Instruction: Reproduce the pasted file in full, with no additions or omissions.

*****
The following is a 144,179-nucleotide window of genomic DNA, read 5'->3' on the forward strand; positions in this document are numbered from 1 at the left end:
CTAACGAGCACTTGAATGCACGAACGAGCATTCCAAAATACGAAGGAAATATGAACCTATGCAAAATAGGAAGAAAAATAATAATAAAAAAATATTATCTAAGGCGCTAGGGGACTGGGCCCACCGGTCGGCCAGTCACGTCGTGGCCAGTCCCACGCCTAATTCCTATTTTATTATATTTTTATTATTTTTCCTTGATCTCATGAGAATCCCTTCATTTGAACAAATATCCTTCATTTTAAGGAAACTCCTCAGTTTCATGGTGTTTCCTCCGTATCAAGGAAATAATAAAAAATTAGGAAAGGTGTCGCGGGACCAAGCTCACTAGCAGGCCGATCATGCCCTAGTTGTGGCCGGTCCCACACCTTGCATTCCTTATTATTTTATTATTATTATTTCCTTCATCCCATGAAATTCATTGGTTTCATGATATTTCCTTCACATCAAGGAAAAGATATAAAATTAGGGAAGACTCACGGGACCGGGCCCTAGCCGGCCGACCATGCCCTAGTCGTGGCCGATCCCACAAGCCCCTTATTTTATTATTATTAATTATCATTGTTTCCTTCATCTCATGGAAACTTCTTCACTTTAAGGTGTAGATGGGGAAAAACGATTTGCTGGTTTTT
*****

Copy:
The following is a 144,179-nucleotide window of genomic DNA, read 5'->3' on the forward strand; positions in this document are numbered from 1 at the left end:
CTAACGAGCACTTGAATGCACGAACGAGCATTCCAAAATACGAAGGAAATATGAACCTATGCAAAATAGGAAGAAAAATAATAATAAAAAAATATTATCTAAGGCGCTAGGGGACTGGGCCCACCGGTCGGCCAGTCACGTCGTGGCCAGTCCCACGCCTAATTCCTATTTTATTATATTTTTATTATTTTTCCTTGATCTCATGAGAATCCCTTCATTTGAACAAATATCCTTCATTTTAAGGAAACTCCTCAGTTTCATGGTGTTTCCTCCGTATCAAGGAAATAATAAAAAATTAGGAAAGGTGTCGCGGGACCAAGCTCACTAGCAGGCCGATCATGCCCTAGTTGTGGCCGGTCCCACACCTTGCATTCCTTATTATTTTATTATTATTATTTCCTTCATCCCATGAAATTCATTGGTTTCATGATATTTCCTTCACATCAAGGAAAAGATATAAAATTAGGGAAGACTCACGGGACCGGGCCCTAGCCGGCCGACCATGCCCTAGTCGTGGCCGATCCCACAAGCCCCTTATTTTATTATTATTAATTATCATTGTTTCCTTCATCTCATGGAAACTTCTTCACTTTAAGGTGTAGATGGGGAAAAACGATTTGCTGGTTTTT